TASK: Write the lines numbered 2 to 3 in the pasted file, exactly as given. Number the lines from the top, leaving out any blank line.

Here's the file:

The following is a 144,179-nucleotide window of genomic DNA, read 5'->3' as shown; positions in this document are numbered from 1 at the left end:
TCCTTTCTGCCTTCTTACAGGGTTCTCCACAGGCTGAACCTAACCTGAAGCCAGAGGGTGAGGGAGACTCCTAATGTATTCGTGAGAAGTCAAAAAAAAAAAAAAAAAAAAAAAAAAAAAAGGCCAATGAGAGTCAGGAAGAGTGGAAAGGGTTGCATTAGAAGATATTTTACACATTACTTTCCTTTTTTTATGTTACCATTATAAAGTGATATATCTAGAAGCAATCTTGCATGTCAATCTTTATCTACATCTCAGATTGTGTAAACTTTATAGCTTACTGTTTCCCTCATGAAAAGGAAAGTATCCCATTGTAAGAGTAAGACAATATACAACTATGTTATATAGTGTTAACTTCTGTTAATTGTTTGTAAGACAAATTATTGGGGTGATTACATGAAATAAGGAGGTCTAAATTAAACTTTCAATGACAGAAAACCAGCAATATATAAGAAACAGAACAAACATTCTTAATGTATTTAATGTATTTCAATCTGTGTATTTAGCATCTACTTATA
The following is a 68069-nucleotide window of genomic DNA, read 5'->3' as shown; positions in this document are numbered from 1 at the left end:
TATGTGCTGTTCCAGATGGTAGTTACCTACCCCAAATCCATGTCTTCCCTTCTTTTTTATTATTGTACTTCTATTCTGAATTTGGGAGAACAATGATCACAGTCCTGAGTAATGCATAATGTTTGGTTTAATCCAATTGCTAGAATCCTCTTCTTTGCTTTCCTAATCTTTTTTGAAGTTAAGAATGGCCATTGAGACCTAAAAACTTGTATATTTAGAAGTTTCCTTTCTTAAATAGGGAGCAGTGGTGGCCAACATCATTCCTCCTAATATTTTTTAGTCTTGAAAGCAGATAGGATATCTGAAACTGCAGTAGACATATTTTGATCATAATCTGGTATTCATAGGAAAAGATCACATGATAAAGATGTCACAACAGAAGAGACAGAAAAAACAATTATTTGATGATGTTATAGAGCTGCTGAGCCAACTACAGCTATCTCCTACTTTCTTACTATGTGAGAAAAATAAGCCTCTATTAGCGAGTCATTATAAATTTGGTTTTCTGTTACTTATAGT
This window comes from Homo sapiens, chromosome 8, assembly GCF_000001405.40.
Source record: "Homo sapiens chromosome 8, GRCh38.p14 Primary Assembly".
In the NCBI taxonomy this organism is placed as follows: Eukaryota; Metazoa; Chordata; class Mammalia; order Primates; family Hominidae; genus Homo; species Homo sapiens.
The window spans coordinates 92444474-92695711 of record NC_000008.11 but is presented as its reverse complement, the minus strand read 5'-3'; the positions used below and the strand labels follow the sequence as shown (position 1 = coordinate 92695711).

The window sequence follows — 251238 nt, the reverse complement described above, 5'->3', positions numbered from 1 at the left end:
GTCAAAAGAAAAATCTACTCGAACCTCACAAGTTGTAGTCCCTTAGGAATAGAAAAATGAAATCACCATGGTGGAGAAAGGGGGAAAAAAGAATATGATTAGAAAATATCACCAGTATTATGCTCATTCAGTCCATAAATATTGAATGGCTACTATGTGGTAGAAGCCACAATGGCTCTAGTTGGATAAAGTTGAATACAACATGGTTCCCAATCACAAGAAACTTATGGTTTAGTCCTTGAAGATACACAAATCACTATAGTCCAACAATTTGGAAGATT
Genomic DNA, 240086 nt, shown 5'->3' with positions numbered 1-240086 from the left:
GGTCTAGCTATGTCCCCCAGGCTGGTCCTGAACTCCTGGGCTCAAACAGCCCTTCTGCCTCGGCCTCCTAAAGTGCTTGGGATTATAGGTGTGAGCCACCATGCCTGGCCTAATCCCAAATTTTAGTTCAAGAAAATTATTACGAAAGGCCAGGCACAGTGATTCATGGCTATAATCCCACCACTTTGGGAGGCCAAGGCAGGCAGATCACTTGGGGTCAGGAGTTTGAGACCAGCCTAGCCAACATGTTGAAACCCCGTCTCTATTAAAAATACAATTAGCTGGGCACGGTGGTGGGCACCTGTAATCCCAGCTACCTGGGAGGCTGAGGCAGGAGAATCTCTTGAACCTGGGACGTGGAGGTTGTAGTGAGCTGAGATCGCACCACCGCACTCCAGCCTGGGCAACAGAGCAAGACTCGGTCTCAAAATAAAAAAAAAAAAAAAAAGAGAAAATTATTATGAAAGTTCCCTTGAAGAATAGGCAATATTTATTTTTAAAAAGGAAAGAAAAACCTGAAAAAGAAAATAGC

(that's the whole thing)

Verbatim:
TCCTTTCTGCCTTCTTACAGGGTTCTCCACAGGCTGAACCTAACCTGAAGCCAGAGGGTGAGGGAGACTCCTAATGTATTCGTGAGAAGTCAAAAAAAAAAAAAAAAAAAAAAAAAAAAAAGGCCAATGAGAGTCAGGAAGAGTGGAAAGGGTTGCATTAGAAGATATTTTACACATTACTTTCCTTTTTTTATGTTACCATTATAAAGTGATATATCTAGAAGCAATCTTGCATGTCAATCTTTATCTACATCTCAGATTGTGTAAACTTTATAGCTTACTGTTTCCCTCATGAAAAGGAAAGTATCCCATTGTAAGAGTAAGACAATATACAACTATGTTATATAGTGTTAACTTCTGTTAATTGTTTGTAAGACAAATTATTGGGGTGATTACATGAAATAAGGAGGTCTAAATTAAACTTTCAATGACAGAAAACCAGCAATATATAAGAAACAGAACAAACATTCTTAATGTATTTAATGTATTTCAATCTGTGTATTTAGCATCTACTTATA
The following is a 68069-nucleotide window of genomic DNA, read 5'->3' as shown; positions in this document are numbered from 1 at the left end: